Most Democrats see Barack Obama’s inauguration as a clear-cut, welcome turn to the left. For close to 30 years, since Ronald Reagan’s inauguration, liberals have been on the defensive. No more. And responding to the deepening recession with a new New Deal has them almost salivating. We’ll not only fix the recession, they imagine, we’ll fix America.
Let’s talk about raising taxes
“The word ‘revenue’ hasn’t been used once in two days” of testimony, observed Representative Leila Percy, a Phippsburg Democrat, at a mid-January Appropriations Committee session. Her committee — Agriculture, Conservation, and Forestry — had been meeting with Appropriations to consider cuts to the Conservation Department. She made her observation to a forestry-industry representative who was protesting Baldacci’s proposed reductions in state services the industry uses (reductions later reversed by the governor).
“Are you willing to be part of that conversation?” Percy asked Patrick Strauch, director of the Maine Forest Products Council. She meant: Are you willing to talk about tax hikes?
Percy had caught him in an ironic position: arguing for state spending to benefit his industry, though his industry is always in the front line of corporate interests that year after year knock down any change to the tax structure that might produce more revenue.
After a pause, Strauch replied grimly: “Sure.”
The Appropriations Committee room resounded with laughter.
But for Maine’s State House Democrats, “There hasn’t been a turning moment” yet, says Christopher “Kit” St. John, director of the Maine Center for Economic Policy (MECEP), a liberal think tank in Augusta. Although Democrats have controlled both the governorship and the Maine Legislature for going on seven years, St. John has spent those years beating his head against the State House granite as he argued for progressive tax and spending policies.
To be sure, on social issues Democratic officeholders have remained relatively liberal; for example, they passed a gay-rights law. And Democratic activists have stayed economically liberal; for example, the 2008 Democratic state convention expressed support for “single-payer” (government) universal health insurance.
But the Democrats elected to the Legislature have expanded big-business tax breaks, voted to cut taxes on millionaires, and — repeatedly — slashed government programs. On these economic issues their leader is Governor John Baldacci, whom Colby College political scientist Sandy Maisel calls “a fairly conservative Democrat.”
That may be putting it mildly, to look at the company he keeps: MECEP’s counterpart think tank, Portland’s right-wing Maine Heritage Policy Center, recently issued a press release praising Baldacci’s approach to the current huge, recession-enhanced state budget shortfall: Once again he wants to deeply slash spending for state services without increasing taxes. Similarly, the president of the Maine State Chamber of Commerce, Dana Connors, commends the governor’s program-cutting.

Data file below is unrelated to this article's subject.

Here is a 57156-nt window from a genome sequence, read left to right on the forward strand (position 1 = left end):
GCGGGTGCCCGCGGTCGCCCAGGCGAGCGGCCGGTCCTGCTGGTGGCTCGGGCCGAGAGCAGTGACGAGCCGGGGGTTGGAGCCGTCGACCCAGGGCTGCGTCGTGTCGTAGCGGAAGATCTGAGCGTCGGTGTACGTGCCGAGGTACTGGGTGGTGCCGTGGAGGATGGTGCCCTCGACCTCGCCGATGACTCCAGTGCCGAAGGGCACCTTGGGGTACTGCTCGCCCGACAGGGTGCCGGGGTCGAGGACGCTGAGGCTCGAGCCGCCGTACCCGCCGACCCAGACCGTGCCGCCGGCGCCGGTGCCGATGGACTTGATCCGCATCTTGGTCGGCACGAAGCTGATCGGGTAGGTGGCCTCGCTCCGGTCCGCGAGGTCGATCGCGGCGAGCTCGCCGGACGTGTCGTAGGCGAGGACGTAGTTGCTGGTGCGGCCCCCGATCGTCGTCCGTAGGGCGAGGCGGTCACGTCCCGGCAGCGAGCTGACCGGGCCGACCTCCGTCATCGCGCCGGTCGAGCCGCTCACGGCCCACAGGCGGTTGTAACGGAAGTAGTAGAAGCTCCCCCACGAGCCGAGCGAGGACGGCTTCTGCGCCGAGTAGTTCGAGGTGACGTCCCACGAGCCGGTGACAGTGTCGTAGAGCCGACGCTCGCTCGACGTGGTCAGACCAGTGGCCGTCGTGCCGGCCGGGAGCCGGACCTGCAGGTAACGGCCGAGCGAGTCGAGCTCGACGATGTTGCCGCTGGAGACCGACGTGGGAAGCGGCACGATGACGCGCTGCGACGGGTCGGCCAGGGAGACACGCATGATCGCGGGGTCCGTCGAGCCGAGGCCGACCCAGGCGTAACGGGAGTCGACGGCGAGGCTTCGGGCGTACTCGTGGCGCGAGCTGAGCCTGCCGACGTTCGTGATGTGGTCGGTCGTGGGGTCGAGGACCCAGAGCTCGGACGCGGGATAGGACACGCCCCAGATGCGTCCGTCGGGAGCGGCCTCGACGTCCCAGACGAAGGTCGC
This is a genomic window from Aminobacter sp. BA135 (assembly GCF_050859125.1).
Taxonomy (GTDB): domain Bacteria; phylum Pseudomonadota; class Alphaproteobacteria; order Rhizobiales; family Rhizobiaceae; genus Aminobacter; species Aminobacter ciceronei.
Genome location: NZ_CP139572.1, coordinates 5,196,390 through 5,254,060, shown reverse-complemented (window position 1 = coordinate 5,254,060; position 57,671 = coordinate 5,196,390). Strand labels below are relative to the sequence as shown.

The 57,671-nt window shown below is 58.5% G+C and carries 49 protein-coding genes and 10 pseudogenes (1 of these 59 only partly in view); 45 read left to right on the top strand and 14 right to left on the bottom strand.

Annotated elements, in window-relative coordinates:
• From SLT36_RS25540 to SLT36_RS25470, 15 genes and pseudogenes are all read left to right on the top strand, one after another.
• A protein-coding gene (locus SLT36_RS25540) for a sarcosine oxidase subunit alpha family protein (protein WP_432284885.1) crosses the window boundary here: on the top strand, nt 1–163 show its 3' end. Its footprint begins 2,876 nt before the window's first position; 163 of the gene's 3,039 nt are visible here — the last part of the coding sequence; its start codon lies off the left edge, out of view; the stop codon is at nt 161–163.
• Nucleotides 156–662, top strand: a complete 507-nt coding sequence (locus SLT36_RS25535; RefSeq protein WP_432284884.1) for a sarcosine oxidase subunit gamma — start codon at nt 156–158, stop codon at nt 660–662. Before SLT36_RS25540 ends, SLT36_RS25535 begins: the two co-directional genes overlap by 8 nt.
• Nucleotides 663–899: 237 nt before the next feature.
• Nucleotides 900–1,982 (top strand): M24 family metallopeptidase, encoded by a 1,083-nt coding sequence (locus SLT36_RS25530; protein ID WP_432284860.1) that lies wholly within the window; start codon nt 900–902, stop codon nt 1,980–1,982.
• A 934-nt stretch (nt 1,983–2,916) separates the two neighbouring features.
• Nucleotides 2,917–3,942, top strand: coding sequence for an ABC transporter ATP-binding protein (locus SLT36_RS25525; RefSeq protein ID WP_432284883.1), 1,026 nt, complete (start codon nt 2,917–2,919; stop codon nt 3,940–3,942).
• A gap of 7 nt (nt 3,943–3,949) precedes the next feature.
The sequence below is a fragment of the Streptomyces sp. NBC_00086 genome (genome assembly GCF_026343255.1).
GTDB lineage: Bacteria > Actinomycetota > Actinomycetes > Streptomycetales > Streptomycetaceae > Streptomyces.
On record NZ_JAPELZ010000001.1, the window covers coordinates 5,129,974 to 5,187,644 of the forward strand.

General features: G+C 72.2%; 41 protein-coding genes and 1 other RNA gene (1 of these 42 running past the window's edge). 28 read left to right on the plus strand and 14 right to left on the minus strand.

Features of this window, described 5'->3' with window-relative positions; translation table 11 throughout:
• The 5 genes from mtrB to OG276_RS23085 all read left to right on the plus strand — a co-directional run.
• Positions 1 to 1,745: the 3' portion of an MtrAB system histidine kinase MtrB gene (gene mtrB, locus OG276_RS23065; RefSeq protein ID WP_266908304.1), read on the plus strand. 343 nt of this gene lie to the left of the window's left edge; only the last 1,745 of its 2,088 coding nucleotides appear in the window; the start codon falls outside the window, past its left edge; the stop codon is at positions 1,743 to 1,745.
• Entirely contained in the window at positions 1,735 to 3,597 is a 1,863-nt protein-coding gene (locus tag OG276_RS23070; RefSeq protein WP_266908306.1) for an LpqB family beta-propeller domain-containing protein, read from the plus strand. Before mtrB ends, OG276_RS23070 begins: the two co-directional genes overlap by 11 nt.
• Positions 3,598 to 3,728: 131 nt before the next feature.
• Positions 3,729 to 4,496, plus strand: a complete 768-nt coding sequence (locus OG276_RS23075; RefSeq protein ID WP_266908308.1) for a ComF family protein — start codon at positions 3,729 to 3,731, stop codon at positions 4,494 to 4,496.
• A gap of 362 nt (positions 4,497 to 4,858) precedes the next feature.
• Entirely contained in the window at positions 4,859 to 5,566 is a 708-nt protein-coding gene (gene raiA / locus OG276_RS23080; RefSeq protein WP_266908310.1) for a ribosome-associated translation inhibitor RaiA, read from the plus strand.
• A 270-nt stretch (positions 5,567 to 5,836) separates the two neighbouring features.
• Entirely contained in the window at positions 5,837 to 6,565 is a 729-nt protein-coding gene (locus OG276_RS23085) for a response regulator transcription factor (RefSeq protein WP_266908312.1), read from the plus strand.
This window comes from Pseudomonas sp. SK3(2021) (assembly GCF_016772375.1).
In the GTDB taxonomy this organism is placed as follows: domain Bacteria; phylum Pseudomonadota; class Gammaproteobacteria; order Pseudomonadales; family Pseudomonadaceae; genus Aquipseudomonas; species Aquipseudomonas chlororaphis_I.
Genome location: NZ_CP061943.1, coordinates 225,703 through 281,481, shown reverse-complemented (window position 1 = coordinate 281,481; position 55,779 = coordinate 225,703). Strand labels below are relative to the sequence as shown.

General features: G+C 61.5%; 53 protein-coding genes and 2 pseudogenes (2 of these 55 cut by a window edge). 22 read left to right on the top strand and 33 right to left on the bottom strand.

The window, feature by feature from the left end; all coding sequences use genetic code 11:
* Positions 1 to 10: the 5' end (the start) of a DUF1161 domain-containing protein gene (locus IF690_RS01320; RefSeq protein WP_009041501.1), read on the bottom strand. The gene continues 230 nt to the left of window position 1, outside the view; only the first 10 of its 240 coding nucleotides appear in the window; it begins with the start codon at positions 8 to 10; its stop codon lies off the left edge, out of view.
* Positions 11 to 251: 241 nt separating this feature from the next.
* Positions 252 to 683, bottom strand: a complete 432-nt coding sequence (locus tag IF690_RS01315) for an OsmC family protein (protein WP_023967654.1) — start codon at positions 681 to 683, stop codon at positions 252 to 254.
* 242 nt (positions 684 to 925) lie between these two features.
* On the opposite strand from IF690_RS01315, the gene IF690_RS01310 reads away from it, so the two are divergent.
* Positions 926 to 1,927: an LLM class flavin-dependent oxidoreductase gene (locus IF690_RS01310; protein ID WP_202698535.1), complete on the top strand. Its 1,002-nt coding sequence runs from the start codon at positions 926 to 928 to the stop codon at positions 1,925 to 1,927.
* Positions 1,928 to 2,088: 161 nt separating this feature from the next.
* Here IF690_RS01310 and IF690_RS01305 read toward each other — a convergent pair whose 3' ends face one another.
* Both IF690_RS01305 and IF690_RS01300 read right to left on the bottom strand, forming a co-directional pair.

Baldacci just carved over $100 million from this fiscal year’s budget, with the Legislature’s agreement, and he wants to cut hundreds of millions of dollars a year more from state programs over the next two years. All these cuts would have a huge negative impact on education, corrections, and human services. The latter mean services for sick, poor, elderly, mentally ill, and developmentally disabled human beings.
Tax reform: the test
The acceptance by Maine’s Democratic leadership of Ronald Reagan’s the-government-is-the-problem, trickle-down economic conservatism was one of the state’s big political developments of recent decades. It was part of a national trend, a turn to the right. But now many political scientists, who see cycles in American politics, believe the country is moving into a liberal phase, which means less deference to the rich and the corporations and a more activist government. They see Obama more a result than a cause. (For more on this, see “Obama Rides the Wave,” by Thomas Edsall, realclearpolitics.com, June 24, 2008.)
So Baldacci’s Augusta seems out of sync with Obama’s Washington. There have been no sightings of a Maine Obama, and most Democrats in the State House continue to sing a Republican song.
A few liberal notes, however, have recently been heard. Whether these notes are the beginning of a liberal chorus will become clearer during a probable confrontation between legislative Democrats and Governor Baldacci over the issue of tax reform — especially, if tax reform includes a tax increase.
The likely run-in with Baldacci is apparent in conversations with Democratic legislative leaders, and it was abundantly evident at MECEP’s January 12 conference on the state budget at the Augusta Civic Center, a beginning-of-the-legislative-session ritual of the Democratic policy elite.
The confrontation, if it occurs, will be over a tax-reform bill — defeated in 2007 by one vote — that, according to Thomas Watson, the Democratic House chairman of the Taxation Committee, is “sure” to return this year. The bill broadened the sales tax to cover more business services, and it raised the meals and lodging tax a percentage point (it’s now 7 percent), thereby “exporting” taxes to tourists. The revenue gained, however, was to be offset by lowering the 8.5-percent top income-tax rate, eventually to a flat 6.25 percent for all taxpayers.